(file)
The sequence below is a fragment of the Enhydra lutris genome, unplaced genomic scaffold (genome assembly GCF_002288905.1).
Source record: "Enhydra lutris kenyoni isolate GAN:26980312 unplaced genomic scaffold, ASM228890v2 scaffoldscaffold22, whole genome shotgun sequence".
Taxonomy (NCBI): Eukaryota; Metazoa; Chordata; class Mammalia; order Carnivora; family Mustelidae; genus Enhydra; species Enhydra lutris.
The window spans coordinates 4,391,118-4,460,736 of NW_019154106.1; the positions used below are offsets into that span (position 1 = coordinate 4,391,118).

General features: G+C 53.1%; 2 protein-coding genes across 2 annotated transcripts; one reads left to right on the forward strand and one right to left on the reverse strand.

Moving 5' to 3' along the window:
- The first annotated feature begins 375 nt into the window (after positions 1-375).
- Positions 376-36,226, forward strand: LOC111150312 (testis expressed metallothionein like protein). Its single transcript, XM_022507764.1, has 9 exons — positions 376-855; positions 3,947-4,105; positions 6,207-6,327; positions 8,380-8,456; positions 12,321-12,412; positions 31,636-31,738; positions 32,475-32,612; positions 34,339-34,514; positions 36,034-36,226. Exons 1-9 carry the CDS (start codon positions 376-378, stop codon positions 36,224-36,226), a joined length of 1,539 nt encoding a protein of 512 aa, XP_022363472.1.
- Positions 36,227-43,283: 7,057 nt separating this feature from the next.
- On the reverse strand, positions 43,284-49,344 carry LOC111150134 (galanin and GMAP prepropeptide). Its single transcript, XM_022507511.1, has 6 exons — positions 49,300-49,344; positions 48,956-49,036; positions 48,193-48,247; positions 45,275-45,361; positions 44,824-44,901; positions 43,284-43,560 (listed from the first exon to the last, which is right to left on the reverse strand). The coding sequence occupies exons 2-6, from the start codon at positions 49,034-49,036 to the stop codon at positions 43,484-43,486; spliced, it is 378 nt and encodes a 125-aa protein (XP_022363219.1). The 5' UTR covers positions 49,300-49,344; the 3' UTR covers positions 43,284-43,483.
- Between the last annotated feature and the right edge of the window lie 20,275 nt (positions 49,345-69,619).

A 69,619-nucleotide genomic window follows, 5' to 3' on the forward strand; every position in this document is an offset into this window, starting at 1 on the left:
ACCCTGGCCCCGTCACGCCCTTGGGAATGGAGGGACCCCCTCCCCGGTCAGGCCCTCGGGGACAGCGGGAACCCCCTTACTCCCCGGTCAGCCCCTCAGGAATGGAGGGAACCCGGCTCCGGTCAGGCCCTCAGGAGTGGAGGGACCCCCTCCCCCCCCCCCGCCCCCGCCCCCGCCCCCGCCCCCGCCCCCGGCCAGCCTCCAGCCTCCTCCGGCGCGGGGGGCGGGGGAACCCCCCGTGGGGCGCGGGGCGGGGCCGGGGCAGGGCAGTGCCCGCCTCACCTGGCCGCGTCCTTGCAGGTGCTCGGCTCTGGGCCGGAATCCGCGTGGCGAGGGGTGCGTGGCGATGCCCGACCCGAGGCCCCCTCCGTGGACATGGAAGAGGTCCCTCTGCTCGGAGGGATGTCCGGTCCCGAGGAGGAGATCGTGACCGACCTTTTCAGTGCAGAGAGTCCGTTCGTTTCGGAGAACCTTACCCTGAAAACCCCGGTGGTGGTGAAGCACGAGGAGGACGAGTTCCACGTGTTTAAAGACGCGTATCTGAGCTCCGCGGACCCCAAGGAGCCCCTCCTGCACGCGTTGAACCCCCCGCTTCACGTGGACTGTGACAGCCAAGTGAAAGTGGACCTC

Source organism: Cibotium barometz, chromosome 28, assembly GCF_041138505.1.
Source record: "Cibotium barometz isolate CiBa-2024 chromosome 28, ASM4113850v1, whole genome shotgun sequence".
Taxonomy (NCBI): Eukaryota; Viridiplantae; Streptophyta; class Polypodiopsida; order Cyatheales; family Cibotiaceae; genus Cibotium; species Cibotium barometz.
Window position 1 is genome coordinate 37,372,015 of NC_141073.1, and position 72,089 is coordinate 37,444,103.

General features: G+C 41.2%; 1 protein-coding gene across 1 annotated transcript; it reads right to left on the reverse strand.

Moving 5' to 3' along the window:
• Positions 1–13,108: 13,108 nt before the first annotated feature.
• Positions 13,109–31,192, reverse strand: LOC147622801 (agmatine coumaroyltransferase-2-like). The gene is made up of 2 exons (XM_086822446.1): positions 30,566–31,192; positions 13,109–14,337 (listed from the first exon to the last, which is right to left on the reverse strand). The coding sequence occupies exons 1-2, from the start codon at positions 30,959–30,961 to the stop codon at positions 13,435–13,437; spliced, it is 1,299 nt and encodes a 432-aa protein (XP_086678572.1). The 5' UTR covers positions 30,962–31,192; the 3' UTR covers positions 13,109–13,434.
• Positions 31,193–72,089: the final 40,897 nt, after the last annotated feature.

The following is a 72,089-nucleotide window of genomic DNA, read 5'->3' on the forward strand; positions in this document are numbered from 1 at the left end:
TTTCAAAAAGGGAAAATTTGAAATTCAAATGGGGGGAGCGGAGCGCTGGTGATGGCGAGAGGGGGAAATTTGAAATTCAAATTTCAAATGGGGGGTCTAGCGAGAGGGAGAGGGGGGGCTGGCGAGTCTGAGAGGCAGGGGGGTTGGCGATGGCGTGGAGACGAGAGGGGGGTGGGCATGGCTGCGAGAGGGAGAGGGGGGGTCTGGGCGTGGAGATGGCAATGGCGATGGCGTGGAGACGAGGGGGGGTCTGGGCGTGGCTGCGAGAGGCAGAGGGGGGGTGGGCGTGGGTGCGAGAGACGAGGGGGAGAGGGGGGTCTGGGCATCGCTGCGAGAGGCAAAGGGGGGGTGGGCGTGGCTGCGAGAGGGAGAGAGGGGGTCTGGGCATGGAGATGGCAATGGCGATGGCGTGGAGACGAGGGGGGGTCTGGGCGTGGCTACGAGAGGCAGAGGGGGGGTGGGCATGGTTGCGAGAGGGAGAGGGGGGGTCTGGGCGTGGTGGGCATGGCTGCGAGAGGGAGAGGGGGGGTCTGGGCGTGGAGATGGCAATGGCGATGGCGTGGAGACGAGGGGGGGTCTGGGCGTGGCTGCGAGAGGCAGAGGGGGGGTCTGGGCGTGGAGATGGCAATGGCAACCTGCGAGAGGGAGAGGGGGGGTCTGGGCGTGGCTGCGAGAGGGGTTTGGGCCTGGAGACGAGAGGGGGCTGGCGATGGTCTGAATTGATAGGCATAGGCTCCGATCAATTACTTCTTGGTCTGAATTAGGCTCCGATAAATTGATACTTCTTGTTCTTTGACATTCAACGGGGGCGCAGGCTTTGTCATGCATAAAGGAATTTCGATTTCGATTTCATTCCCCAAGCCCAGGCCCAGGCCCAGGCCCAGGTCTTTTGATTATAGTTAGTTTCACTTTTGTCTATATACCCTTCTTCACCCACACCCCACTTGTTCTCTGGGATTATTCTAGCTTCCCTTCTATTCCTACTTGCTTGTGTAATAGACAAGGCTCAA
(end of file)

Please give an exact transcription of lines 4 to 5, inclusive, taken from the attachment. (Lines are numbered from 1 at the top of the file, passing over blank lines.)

The window spans coordinates 4,391,118-4,460,736 of NW_019154106.1; the positions used below are offsets into that span (position 1 = coordinate 4,391,118).

General features: G+C 53.1%; 2 protein-coding genes across 2 annotated transcripts; one reads left to right on the forward strand and one right to left on the reverse strand.